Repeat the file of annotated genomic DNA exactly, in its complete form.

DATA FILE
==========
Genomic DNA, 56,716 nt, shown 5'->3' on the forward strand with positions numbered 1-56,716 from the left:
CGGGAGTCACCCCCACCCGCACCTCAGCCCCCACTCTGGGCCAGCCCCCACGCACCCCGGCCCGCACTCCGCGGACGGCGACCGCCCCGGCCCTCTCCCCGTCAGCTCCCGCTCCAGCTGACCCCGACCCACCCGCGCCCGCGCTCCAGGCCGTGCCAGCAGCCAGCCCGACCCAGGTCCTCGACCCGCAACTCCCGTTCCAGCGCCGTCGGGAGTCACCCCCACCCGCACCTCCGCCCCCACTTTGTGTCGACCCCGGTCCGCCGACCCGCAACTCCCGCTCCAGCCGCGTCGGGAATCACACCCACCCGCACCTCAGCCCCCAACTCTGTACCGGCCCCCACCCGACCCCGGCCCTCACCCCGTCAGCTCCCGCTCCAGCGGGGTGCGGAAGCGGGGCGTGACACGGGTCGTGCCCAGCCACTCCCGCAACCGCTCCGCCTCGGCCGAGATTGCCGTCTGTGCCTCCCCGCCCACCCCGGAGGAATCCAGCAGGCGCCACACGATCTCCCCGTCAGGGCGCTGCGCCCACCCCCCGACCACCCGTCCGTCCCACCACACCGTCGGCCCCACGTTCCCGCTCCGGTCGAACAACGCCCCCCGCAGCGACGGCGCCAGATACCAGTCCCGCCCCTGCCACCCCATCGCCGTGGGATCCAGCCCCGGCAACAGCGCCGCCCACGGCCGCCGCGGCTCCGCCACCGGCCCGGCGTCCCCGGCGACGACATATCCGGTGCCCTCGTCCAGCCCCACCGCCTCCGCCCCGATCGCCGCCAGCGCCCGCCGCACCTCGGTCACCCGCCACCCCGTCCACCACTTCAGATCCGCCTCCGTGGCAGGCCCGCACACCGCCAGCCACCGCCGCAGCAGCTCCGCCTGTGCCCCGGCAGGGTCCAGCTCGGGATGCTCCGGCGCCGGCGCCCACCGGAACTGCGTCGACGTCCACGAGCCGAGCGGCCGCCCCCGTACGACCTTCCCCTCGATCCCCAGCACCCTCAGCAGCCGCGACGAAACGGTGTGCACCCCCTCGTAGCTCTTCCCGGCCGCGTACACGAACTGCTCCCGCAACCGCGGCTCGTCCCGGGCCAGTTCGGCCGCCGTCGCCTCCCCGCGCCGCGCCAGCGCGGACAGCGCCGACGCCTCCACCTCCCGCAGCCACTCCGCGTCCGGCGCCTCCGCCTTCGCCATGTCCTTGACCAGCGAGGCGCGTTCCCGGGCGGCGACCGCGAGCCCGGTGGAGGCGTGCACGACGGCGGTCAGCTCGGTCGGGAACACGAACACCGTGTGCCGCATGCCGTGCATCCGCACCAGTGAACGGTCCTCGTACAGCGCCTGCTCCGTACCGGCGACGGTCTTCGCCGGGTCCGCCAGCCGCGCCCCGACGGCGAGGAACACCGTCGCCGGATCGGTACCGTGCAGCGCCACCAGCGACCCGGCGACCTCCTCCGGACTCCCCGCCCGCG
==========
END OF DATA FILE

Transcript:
Genomic DNA, 56,716 nt, shown 5'->3' on the forward strand with positions numbered 1-56,716 from the left:
CGGGAGTCACCCCCACCCGCACCTCAGCCCCCACTCTGGGCCAGCCCCCACGCACCCCGGCCCGCACTCCGCGGACGGCGACCGCCCCGGCCCTCTCCCCGTCAGCTCCCGCTCCAGCTGACCCCGACCCACCCGCGCCCGCGCTCCAGGCCGTGCCAGCAGCCAGCCCGACCCAGGTCCTCGACCCGCAACTCCCGTTCCAGCGCCGTCGGGAGTCACCCCCACCCGCACCTCCGCCCCCACTTTGTGTCGACCCCGGTCCGCCGACCCGCAACTCCCGCTCCAGCCGCGTCGGGAATCACACCCACCCGCACCTCAGCCCCCAACTCTGTACCGGCCCCCACCCGACCCCGGCCCTCACCCCGTCAGCTCCCGCTCCAGCGGGGTGCGGAAGCGGGGCGTGACACGGGTCGTGCCCAGCCACTCCCGCAACCGCTCCGCCTCGGCCGAGATTGCCGTCTGTGCCTCCCCGCCCACCCCGGAGGAATCCAGCAGGCGCCACACGATCTCCCCGTCAGGGCGCTGCGCCCACCCCCCGACCACCCGTCCGTCCCACCACACCGTCGGCCCCACGTTCCCGCTCCGGTCGAACAACGCCCCCCGCAGCGACGGCGCCAGATACCAGTCCCGCCCCTGCCACCCCATCGCCGTGGGATCCAGCCCCGGCAACAGCGCCGCCCACGGCCGCCGCGGCTCCGCCACCGGCCCGGCGTCCCCGGCGACGACATATCCGGTGCCCTCGTCCAGCCCCACCGCCTCCGCCCCGATCGCCGCCAGCGCCCGCCGCACCTCGGTCACCCGCCACCCCGTCCACCACTTCAGATCCGCCTCCGTGGCAGGCCCGCACACCGCCAGCCACCGCCGCAGCAGCTCCGCCTGTGCCCCGGCAGGGTCCAGCTCGGGATGCTCCGGCGCCGGCGCCCACCGGAACTGCGTCGACGTCCACGAGCCGAGCGGCCGCCCCCGTACGACCTTCCCCTCGATCCCCAGCACCCTCAGCAGCCGCGACGAAACGGTGTGCACCCCCTCGTAGCTCTTCCCGGCCGCGTACACGAACTGCTCCCGCAACCGCGGCTCGTCCCGGGCCAGTTCGGCCGCCGTCGCCTCCCCGCGCCGCGCCAGCGCGGACAGCGCCGACGCCTCCACCTCCCGCAGCCACTCCGCGTCCGGCGCCTCCGCCTTCGCCATGTCCTTGACCAGCGAGGCGCGTTCCCGGGCGGCGACCGCGAGCCCGGTGGAGGCGTGCACGACGGCGGTCAGCTCGGTCGGGAACACGAACACCGTGTGCCGCATGCCGTGCATCCGCACCAGTGAACGGTCCTCGTACAGCGCCTGCTCCGTACCGGCGACGGTCTTCGCCGGGTCCGCCAGCCGCGCCCCGACGGCGAGGAACACCGTCGCCGGATCGGTACCGTGCAGCGCCACCAGCGACCCGGCGACCTCCTCCGGACTCCCCGCCCGCG